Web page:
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See update below

I have an angular application that has a controller and a directive on the page of that controller that both reference the same firebase data(I have a good reason for keeping them separate). When I make changes to one reference the other references don't reflect the change unless I save the data. What is the best way to update all local firebase references without having to save the data. I would like to allow the user to see what his/her changes will look like before saving.

I have a plunker that illustrates the problem i'm having. Type into one input and none of the other inputs will update until you save. I would like them all to stay in sync as the user types.

http://jsfiddle.net/dberringer/F7MVB/2/

function MyCtrl($scope, $firebase) {
    var ref1 = $firebase(new Firebase("https://fiddler.firebaseio.com/test1"));
    ref1.$on('value', function () {
        $scope.foo = ref1;
    });

    $scope.save1 = function () {
        ref1.$save();
    };

    var ref2 = $firebase(new Firebase("https://fiddler.firebaseio.com/test1"));
    ref2.$on('value', function () {
        $scope.bar = ref2;
    });

    $scope.save2 = function () {
        ref2.$save();
    };

    $scope.bas = $firebase(new Firebase("https://fiddler.firebaseio.com/test1"));
    $scope.saveBas = function () {
        $scope.bas.$save();
    };

    $scope.biz = $firebase(new Firebase("https://fiddler.firebaseio.com/test1"));
    $scope.saveBiz = function () {
        $scope.biz.$save();
    };
}

Thanks!!

Update: Sorry. I should have been more clear. The fiddle I posted was just a quick and dirty way to illustrate the problem. Here is a bit more accurate representation of the situation and why being able to propagate changes without saving would be helpful. I'm trying to figure out if there is a nice out of the box way to propagate changes on one firebase reference to another firebase reference without requiring the user save the data to firebase. Perhaps there is a method or an event that I need to fire to tell all the references to update to match a . That would be sweet.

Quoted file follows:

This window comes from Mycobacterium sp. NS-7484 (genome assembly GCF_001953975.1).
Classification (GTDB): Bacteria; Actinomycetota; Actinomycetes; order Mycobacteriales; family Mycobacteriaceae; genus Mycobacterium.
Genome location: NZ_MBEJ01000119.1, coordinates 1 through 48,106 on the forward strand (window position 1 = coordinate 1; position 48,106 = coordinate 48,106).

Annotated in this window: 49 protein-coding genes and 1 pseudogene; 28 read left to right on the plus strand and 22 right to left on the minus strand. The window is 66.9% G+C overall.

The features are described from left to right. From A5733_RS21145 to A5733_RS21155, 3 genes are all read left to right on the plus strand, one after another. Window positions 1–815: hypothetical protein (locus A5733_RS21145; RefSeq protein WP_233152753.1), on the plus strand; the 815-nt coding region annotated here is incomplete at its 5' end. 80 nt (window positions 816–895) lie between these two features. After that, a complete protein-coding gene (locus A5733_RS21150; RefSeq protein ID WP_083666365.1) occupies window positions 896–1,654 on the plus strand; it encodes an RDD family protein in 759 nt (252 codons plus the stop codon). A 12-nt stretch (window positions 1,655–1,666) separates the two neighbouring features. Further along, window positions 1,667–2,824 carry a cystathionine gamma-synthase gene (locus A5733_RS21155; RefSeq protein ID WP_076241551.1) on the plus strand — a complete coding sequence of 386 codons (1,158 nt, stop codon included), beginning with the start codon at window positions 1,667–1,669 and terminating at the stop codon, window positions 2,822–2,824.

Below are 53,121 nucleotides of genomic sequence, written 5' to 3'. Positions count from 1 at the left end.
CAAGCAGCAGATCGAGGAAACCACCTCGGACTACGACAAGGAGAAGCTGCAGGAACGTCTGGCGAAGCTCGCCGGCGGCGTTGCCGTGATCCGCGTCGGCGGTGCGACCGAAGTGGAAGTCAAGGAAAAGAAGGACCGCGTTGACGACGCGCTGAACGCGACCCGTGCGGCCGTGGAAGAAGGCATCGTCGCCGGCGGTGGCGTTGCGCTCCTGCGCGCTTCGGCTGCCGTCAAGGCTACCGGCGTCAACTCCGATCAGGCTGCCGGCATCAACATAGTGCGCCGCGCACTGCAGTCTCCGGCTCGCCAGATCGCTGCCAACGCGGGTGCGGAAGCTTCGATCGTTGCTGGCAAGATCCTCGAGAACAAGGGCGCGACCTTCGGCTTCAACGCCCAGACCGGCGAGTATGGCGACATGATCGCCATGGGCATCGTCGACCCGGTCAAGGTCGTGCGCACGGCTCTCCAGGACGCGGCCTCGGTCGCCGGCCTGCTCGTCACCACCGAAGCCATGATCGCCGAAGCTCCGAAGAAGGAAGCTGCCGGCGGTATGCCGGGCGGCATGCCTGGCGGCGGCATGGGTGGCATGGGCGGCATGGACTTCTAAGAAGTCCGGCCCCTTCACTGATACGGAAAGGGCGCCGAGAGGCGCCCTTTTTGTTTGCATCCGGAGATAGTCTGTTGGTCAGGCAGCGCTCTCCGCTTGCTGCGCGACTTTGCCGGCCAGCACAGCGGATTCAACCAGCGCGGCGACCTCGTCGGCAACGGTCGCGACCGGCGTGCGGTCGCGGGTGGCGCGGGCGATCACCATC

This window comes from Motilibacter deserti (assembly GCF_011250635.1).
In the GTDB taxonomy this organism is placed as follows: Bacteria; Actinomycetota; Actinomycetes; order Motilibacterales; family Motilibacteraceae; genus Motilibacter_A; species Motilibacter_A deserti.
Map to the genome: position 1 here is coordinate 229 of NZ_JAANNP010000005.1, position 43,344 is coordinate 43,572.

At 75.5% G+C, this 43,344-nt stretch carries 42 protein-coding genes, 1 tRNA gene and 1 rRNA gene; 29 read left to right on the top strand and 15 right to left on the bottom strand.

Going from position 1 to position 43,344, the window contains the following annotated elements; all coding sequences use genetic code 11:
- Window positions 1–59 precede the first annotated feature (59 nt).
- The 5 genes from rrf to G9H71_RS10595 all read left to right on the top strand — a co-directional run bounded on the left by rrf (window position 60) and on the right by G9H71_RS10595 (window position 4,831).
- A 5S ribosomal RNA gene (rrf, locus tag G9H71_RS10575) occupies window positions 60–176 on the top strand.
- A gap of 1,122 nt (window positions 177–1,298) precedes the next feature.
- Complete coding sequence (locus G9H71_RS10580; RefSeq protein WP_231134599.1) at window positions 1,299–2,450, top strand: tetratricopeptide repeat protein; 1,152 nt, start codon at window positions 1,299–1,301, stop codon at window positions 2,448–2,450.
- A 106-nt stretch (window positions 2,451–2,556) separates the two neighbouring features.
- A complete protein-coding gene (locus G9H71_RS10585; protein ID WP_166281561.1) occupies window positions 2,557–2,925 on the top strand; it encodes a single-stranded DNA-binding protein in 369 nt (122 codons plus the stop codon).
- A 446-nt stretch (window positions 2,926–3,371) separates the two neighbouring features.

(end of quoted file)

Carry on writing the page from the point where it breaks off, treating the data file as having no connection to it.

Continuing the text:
As you can see all my model logic is in the myModel factory. My controllers are nice and thin. The my-things directive may or may not exist on any given page so the directive accesses the model directly rather than via scope from the controller. My controllers don't need to inject a bunch of models for directives that they may or may not need. Going this route has felt very clean and natural when working with firebase. If this is not possible do folks have another way of rigging up a model, interacting with a firebase resource, that would facilitate this? Thanks again!

http://jsfiddle.net/dberringer/F7MVB/5/

angular.module('myApp',['firebase'])
    .factory('myModel', function ($q, $firebase) {
        var fbRef = $firebase(new Firebase("https://fiddler.firebaseio.com/"));
        return {
            getThings: function (id) {
                var deferred = $q.defer(),
                    ref1 = fbRef.$child(id);

                // Resolves the promise once the data is loaded from firebase
                ref1.$on('loaded', function (data) {
                    deferred.resolve(ref1);
                });

                return deferred.promise;
            }
        }
    })

    .directive('myThings', function (myModel) {
        return {
            template:   '<div>Hello, {{thingsListB.thing1}}!</div>',
            restrict: 'A',
            scope: {
                elemId: '@myThings'
            },
            link: function postLink(scope, iElement, iAttr) {
                myModel.getThings(scope.elemId).then(function (things) {
                    scope.thingsListB = things;
                });
            }
        }
    })

    .controller('myCtrl1', function($scope, myModel) {